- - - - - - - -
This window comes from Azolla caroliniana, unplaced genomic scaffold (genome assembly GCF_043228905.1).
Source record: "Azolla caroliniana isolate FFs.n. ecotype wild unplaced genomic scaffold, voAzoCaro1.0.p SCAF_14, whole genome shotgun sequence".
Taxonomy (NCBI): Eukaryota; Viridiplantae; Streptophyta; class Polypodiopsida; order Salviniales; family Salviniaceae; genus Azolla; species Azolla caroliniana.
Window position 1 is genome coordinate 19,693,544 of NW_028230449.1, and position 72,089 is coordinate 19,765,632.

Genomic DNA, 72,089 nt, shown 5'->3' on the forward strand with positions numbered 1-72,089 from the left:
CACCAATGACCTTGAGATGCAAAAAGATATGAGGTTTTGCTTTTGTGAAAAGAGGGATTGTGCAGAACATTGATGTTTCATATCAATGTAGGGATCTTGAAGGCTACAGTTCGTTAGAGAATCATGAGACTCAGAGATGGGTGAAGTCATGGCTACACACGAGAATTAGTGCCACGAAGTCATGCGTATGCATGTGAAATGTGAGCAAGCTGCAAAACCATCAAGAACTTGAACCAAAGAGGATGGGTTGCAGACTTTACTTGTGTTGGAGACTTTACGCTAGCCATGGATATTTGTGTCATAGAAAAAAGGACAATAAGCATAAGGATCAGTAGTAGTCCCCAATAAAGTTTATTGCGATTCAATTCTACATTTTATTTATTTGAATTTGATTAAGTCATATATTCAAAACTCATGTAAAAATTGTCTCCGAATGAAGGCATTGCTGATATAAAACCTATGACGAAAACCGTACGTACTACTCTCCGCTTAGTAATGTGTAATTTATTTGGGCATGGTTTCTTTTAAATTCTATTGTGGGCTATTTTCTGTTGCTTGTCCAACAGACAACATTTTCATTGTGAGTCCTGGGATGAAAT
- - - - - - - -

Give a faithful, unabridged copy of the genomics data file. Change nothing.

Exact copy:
This window comes from Azolla caroliniana, unplaced genomic scaffold (genome assembly GCF_043228905.1).
Source record: "Azolla caroliniana isolate FFs.n. ecotype wild unplaced genomic scaffold, voAzoCaro1.0.p SCAF_14, whole genome shotgun sequence".
Taxonomy (NCBI): Eukaryota; Viridiplantae; Streptophyta; class Polypodiopsida; order Salviniales; family Salviniaceae; genus Azolla; species Azolla caroliniana.
Window position 1 is genome coordinate 19,693,544 of NW_028230449.1, and position 72,089 is coordinate 19,765,632.

Genomic DNA, 72,089 nt, shown 5'->3' on the forward strand with positions numbered 1-72,089 from the left:
CACCAATGACCTTGAGATGCAAAAAGATATGAGGTTTTGCTTTTGTGAAAAGAGGGATTGTGCAGAACATTGATGTTTCATATCAATGTAGGGATCTTGAAGGCTACAGTTCGTTAGAGAATCATGAGACTCAGAGATGGGTGAAGTCATGGCTACACACGAGAATTAGTGCCACGAAGTCATGCGTATGCATGTGAAATGTGAGCAAGCTGCAAAACCATCAAGAACTTGAACCAAAGAGGATGGGTTGCAGACTTTACTTGTGTTGGAGACTTTACGCTAGCCATGGATATTTGTGTCATAGAAAAAAGGACAATAAGCATAAGGATCAGTAGTAGTCCCCAATAAAGTTTATTGCGATTCAATTCTACATTTTATTTATTTGAATTTGATTAAGTCATATATTCAAAACTCATGTAAAAATTGTCTCCGAATGAAGGCATTGCTGATATAAAACCTATGACGAAAACCGTACGTACTACTCTCCGCTTAGTAATGTGTAATTTATTTGGGCATGGTTTCTTTTAAATTCTATTGTGGGCTATTTTCTGTTGCTTGTCCAACAGACAACATTTTCATTGTGAGTCCTGGGATGAAAT